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The Center of the Universe

The wind is coming from the East.  We’ve been on the little boat long enough to watch the sky go from light to blue to black. The boat people are anchored up on the edge of the water watching the crowds come in for the concert. The first act is a young guy that sings with a twang and the people applaud as the night settles in.

I lean back against the navy cushion and prop my feet up on the chalky white plexiglass side of the boat near the cooler.  I'm glad I wore a jacket, but I wish I had brought a blanket too. The chill in the air is more than I would’ve expected for this time in the summer, but it’s that wind coming from the bottom of the river that really clinches it. 

There is a beauty to the fact that we are all assembled here on the edge of the water in our little lives on our little boats in our own little stories.  Vignettes stacked against each other on a late summer night. The greater crowds stand close to the stage and huddle up in their collective energy.  They face an artist who is singing lyrics that they probably wrote on the floor of their bathroom or in the passenger side of a car driving down the highway.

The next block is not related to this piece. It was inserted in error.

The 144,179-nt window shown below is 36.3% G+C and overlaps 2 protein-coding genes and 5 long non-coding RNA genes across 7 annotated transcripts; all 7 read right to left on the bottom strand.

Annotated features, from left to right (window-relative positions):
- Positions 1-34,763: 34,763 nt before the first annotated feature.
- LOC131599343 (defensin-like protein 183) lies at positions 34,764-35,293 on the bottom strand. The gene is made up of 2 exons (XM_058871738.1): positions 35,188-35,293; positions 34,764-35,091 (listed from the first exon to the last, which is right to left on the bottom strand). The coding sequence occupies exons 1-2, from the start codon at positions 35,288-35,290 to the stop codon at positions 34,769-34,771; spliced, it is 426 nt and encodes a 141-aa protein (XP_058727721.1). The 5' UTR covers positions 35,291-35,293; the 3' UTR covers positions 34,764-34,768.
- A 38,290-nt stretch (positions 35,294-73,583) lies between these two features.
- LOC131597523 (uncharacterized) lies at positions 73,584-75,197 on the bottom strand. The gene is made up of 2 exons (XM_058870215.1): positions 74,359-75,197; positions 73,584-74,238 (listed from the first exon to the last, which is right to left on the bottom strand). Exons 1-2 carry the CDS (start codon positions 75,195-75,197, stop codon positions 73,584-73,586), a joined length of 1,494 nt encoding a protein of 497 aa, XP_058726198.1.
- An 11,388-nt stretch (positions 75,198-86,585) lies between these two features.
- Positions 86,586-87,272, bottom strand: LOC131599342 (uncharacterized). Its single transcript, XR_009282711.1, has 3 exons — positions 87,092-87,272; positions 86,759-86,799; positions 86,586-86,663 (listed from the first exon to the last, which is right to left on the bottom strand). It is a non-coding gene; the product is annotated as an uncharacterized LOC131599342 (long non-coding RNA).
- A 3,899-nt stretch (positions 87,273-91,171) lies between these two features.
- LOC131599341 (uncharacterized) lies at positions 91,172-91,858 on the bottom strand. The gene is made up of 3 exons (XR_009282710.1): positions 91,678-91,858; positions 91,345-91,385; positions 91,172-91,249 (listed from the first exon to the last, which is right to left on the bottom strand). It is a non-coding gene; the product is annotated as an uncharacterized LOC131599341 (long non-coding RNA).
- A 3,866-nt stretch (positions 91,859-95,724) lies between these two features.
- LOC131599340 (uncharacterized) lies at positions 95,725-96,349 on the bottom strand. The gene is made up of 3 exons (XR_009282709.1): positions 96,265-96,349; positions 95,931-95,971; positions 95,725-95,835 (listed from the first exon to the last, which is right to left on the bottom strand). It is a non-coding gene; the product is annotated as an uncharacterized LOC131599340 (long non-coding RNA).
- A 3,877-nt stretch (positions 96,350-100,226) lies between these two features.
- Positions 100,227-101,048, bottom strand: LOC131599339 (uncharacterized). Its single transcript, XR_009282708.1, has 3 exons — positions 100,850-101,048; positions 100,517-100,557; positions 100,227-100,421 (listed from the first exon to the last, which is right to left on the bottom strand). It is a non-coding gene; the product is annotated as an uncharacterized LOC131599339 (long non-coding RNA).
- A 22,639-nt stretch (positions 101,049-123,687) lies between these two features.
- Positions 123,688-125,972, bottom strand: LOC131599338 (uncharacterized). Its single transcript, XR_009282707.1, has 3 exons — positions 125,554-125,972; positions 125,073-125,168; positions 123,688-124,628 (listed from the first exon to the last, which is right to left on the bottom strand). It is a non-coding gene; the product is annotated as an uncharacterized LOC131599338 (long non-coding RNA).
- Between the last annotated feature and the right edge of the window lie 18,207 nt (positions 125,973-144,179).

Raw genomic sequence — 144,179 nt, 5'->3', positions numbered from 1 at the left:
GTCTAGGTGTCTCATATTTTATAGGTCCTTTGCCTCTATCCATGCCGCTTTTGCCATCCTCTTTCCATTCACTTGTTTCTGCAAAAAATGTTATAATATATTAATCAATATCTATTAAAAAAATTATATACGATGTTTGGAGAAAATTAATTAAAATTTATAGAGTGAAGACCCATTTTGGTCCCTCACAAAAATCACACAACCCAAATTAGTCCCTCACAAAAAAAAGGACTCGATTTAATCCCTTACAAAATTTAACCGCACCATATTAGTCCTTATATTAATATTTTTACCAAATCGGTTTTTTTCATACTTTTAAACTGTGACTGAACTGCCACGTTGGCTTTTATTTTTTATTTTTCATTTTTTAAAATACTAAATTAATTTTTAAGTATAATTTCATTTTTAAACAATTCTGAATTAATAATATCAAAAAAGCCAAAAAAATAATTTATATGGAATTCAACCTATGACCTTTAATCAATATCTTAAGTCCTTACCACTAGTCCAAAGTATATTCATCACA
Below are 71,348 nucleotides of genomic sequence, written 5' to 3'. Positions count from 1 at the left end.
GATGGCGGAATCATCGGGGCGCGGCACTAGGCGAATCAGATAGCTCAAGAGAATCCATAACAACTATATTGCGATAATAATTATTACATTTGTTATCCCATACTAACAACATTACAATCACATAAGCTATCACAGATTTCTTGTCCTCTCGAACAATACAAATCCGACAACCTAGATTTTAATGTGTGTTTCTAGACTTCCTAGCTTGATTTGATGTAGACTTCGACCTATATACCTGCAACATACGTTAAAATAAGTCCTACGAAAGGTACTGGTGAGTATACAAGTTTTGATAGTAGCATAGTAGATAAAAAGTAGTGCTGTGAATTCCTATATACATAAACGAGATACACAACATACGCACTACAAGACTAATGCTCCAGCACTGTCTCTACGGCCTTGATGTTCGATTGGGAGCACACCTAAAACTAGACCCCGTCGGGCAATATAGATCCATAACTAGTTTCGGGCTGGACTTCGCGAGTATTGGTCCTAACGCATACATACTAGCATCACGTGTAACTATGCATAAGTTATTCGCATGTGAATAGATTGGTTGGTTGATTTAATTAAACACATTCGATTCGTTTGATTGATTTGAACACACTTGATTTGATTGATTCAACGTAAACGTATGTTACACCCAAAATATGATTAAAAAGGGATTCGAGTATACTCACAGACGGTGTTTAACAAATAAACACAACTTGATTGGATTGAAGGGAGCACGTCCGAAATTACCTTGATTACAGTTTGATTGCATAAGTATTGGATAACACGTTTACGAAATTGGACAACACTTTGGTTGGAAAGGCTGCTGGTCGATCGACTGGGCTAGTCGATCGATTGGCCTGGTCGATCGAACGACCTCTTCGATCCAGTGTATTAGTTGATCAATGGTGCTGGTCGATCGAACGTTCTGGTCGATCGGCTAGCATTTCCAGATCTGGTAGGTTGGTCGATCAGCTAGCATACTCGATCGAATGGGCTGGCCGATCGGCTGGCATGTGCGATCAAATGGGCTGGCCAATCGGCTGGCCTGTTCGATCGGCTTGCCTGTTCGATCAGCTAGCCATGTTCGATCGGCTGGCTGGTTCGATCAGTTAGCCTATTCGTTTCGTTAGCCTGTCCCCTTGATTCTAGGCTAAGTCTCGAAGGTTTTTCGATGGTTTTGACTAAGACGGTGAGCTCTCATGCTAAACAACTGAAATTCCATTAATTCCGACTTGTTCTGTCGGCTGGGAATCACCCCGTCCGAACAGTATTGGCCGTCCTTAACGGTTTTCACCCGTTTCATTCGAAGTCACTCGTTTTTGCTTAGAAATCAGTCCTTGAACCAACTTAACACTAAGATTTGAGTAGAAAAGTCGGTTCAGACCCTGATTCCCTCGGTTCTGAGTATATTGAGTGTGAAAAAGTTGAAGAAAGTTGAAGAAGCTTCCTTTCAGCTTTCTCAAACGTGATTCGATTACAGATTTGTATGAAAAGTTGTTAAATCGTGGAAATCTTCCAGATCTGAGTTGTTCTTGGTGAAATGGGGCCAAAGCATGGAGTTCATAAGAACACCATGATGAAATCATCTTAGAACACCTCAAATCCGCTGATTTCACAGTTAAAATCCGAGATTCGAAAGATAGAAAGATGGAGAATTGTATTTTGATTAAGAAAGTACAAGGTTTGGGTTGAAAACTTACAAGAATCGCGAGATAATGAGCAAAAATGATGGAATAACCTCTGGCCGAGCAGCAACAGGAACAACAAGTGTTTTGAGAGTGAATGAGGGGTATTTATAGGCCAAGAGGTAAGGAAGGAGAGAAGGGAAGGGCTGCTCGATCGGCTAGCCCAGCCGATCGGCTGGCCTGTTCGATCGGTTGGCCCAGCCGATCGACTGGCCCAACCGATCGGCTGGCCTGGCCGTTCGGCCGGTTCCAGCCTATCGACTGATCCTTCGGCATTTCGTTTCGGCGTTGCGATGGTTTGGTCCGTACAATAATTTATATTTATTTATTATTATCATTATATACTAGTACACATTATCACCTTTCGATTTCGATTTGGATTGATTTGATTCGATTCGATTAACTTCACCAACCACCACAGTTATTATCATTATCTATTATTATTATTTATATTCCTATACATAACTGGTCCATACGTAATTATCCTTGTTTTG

The multicolor stage lights reflect off the rippling mirror of the water and the sound reverberates and echoes off of the far bridge and the back of the hospital where my friend's baby was born a exactly 4 years ago.  Time spins out in ripples and the music bouncing off all of these structures sounds like a 2nd ghost band singing through the fabric of time. 

It is in fact a beautiful night.

The kind of night that makes you stop and pay attention. 

Leaning back into the side of the little boat and turning my face to the sky - I watch three white cranes fly overhead. Their feathers are perfect and pristine like a good crisp sheet of printer paper.  It is amazing how we can all be made of atoms and cells and that those cells can become creatures like birds with white feathers that can fly so high overhead and look like they’re not trying.  These cranes are the perfect combination of physics and biology and we take it all for granted because being so continuously amazed and aware would be almost blinding.  It’s not good for us in a chronic sense.  Maybe.